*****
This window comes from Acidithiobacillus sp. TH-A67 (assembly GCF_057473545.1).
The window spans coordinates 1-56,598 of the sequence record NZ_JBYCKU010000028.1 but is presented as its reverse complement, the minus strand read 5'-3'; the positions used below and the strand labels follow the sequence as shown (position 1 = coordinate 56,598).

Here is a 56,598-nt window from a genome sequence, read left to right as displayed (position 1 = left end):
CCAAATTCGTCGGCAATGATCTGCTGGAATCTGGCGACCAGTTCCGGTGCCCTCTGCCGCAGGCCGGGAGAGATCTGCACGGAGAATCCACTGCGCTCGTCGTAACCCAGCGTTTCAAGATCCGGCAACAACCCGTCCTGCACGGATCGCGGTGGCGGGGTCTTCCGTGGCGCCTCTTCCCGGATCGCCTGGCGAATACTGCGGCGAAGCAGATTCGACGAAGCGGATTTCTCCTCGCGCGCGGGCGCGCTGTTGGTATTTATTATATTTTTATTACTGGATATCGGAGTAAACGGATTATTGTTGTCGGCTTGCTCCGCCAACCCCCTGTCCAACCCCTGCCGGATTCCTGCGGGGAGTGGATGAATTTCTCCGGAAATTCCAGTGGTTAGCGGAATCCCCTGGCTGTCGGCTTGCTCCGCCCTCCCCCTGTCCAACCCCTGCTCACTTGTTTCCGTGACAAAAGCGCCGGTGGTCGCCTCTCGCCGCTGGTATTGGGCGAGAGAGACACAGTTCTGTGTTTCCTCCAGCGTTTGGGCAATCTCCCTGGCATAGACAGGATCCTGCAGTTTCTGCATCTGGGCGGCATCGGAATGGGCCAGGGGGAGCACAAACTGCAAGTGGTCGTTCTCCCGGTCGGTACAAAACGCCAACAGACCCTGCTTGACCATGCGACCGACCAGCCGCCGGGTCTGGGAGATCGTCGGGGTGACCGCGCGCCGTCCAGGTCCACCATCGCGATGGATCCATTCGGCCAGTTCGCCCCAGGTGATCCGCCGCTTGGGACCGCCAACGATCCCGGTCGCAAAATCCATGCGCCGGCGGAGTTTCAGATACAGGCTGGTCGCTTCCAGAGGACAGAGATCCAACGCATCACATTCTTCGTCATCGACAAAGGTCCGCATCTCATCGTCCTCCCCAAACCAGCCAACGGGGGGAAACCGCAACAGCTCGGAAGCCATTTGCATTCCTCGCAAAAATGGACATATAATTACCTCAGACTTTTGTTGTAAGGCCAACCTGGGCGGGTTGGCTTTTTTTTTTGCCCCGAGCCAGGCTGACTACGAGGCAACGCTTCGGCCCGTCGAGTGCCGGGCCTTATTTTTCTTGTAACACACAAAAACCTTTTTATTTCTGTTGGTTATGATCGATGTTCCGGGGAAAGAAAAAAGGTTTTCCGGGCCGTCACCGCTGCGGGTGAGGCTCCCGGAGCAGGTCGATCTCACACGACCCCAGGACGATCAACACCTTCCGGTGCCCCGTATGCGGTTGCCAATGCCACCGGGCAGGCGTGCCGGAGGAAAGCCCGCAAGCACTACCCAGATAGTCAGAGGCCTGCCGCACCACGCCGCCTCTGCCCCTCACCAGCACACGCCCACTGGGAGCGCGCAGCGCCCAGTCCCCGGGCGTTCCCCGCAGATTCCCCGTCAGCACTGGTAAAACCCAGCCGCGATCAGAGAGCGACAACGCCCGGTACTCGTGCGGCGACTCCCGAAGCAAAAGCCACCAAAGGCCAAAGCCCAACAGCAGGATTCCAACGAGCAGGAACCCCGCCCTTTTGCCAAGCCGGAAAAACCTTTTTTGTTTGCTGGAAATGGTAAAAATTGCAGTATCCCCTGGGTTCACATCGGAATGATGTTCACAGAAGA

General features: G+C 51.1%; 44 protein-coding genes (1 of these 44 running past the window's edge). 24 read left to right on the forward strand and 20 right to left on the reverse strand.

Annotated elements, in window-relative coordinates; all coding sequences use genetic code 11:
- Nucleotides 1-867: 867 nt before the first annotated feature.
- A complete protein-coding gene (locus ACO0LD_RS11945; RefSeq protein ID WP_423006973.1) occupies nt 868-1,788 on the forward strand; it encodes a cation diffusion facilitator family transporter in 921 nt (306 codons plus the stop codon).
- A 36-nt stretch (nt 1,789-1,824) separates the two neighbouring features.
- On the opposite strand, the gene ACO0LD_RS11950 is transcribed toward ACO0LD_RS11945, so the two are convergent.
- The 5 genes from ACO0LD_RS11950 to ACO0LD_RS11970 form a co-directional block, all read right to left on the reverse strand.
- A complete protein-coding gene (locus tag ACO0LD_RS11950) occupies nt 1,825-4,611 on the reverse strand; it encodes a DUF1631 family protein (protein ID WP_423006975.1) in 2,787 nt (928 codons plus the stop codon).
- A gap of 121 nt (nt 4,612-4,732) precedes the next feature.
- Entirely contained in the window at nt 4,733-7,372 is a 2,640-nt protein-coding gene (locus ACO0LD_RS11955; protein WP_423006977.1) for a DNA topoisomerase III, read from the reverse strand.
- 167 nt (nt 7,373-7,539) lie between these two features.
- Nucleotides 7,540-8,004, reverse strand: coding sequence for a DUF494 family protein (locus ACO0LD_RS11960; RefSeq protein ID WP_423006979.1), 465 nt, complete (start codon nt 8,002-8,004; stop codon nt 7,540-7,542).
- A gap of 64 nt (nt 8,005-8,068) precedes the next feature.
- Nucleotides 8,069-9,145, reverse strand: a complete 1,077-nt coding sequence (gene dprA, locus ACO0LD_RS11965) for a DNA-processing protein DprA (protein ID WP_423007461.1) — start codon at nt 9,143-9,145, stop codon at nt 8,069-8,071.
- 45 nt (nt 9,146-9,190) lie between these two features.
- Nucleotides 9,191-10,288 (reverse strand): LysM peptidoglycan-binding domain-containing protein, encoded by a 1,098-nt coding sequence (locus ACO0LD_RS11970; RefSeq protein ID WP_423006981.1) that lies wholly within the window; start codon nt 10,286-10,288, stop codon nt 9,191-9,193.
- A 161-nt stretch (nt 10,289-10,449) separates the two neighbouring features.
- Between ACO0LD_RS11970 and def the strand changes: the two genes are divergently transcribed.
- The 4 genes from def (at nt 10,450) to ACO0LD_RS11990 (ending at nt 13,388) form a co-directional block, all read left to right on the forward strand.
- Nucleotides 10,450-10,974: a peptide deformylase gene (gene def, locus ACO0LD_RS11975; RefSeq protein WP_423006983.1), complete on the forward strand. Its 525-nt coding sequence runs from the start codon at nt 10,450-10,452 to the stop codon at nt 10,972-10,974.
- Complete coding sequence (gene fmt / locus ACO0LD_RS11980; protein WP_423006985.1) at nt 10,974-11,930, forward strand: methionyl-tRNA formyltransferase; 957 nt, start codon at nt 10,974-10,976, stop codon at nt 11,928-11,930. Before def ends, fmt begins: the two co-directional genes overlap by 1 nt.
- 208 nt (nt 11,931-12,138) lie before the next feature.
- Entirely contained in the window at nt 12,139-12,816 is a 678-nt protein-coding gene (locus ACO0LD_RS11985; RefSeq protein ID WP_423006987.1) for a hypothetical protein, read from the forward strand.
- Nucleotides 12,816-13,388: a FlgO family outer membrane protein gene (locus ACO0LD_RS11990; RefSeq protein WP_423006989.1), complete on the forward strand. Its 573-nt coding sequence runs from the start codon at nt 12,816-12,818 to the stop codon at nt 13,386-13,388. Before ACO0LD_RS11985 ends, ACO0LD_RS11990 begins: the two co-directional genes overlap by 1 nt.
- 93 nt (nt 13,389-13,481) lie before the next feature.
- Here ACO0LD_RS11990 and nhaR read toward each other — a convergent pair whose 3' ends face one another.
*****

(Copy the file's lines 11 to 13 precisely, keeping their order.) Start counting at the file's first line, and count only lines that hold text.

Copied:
- The 5 genes from ACO0LD_RS11950 to ACO0LD_RS11970 form a co-directional block, all read right to left on the reverse strand.
- A complete protein-coding gene (locus tag ACO0LD_RS11950) occupies nt 1,825-4,611 on the reverse strand; it encodes a DUF1631 family protein (protein ID WP_423006975.1) in 2,787 nt (928 codons plus the stop codon).
- A gap of 121 nt (nt 4,612-4,732) precedes the next feature.